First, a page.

The factory-saving product—women's thigh-high boots for men to wear—neatly encapsulates both issues. The workers need the jobs and the gender illusionists need the boots. The suspense hinges on whether the factory can overcome its own prejudices and turn out the boots in time for Milan's super shoe show. In order to get there, both the manufacturer's son, Charlie (Stark Sands), and his nightclub-queen source of inspiration, Lola (Porter), have to unload a lot of emotional baggage, especially regarding their conflicted feelings toward their respective fathers. All ends well, of course: With a story this preposterous, an unhappy ending would indicate a true pettiness of spirit on the creators' part.

And these creators—Lauper, book writer Harvey Fierstein, and choreographer Jerry Mitchell—assuredly aren't petty. Their results may be coarse and slapdash, but the piece has a raucous, amicable spirit that tends to jolly you along even when its showiness starts to get over-showy and you might wish for a little more reality in the mix. Mitchell's first-act finale, with the drag semichorus of Lola's backup dancers rolling or prancing on treadmills as they display the new boots, has the same exhilarating sense of organized chaos that the high points in the best old-style Broadway musicals used to provide, as well as the best of Lauper's perky, bumptious songs, "Everybody Say 'Yeah'."

With the score, as in other departments, the show needs this overarching geniality to compensate for its shortfall in creativity. Bless its makers: They wanted us to have a good time in the theater, and they gave it their best shot. So we have a good time, though script and songs touch mostly well-worn bases, and though Mitchell's direction often accentuates the material's signs of wear by leaning heavily on the obvious. His approach has especially disappointing results with Porter, a supple and magnetic performer who, as Lola, has been asked to hammer every line at you hard and loud, flattening any potential charm and putting further strain on a voice already weary from the role's strenuous demands.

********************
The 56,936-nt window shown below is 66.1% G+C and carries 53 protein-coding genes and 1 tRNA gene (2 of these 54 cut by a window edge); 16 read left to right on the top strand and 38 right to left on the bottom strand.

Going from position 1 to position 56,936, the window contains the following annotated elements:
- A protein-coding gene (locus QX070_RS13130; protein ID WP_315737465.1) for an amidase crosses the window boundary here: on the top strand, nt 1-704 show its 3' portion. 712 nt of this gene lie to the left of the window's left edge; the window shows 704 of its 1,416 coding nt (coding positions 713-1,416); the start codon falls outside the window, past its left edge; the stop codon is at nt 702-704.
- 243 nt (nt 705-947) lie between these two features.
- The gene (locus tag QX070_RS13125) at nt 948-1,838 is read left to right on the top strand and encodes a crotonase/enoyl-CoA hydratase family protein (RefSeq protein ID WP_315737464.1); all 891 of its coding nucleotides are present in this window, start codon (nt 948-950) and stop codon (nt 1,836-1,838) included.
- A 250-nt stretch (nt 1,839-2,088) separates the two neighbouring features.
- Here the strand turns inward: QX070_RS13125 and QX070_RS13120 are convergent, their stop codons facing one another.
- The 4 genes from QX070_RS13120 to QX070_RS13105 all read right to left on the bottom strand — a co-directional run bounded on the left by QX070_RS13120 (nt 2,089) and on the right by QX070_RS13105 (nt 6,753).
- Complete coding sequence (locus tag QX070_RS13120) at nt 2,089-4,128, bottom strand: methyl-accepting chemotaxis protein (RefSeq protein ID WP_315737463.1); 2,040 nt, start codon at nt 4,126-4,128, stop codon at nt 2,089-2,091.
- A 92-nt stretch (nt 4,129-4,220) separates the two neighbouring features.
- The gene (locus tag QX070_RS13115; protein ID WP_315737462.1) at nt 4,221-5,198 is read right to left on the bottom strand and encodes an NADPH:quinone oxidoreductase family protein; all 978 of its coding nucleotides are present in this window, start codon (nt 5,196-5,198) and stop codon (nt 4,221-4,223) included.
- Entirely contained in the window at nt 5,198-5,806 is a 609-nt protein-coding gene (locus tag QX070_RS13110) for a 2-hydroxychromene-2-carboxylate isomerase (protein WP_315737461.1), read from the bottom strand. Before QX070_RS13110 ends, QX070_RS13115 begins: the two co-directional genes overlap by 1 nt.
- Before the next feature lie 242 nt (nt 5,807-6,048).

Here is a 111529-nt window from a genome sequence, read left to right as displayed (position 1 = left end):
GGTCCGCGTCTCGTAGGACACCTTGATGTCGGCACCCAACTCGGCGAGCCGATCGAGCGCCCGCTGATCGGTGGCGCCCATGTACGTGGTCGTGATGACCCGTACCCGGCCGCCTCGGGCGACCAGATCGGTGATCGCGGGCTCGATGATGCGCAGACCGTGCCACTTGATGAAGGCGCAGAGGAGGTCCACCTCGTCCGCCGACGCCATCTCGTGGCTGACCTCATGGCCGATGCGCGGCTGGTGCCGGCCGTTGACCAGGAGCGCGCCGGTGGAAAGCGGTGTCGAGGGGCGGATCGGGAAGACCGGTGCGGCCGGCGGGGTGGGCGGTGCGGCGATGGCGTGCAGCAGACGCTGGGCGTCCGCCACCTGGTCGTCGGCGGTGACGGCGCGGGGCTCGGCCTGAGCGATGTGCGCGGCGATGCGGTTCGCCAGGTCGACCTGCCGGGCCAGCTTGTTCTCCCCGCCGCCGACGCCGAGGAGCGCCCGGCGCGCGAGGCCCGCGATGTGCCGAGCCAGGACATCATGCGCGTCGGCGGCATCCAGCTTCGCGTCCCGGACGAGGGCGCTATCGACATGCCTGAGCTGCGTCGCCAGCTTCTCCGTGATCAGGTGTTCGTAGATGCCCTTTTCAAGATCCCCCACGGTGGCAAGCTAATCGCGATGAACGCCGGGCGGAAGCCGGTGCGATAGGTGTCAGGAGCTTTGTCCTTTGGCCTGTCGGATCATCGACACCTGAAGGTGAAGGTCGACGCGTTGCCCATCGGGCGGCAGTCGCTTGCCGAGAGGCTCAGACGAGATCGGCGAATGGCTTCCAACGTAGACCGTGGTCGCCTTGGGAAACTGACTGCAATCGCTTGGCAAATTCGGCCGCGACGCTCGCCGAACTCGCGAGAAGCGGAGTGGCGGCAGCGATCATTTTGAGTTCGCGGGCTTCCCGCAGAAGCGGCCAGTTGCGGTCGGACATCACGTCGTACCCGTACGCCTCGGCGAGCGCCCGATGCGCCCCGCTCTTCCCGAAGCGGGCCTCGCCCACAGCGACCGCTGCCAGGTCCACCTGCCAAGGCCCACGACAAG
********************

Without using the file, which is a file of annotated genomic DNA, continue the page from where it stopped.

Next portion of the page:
Sands, in contrast, gets to play far more low-keyed through much of the evening, so that when he attacks his big solo numbers, both he and the audience are hungry for the full-out emotional display that he readily supplies. And I suspect that Annaleigh Ashford, who plays his factory-gal love interest, may have a distinctive personality. It's hard to do more than entertain suspicions, since the show has put immense effort into making her look and sound like an imitation Kristen Chenoweth. Isn't its stance against manufacturing cheap replicas?


While you might not buy the boots, the mores, or the chronology of Kinky Boots, it could still send you out in a buoyantly materialistic mood. Better merchandise is available in more eccentric downtown locales—like the most architecturally oddball New York theater, the Rattlestick. I'm not speaking, mind you, of the play currently on view there, Jonathan Tolins's Buyer and Cellar, a one-actor piece that would, in itself, be a very tough sell.

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1 comments
judithcooper46
judithcooper46

Michael, You forgot to mention that the decibel level of the production kills the music and the drama and leaves one exhausted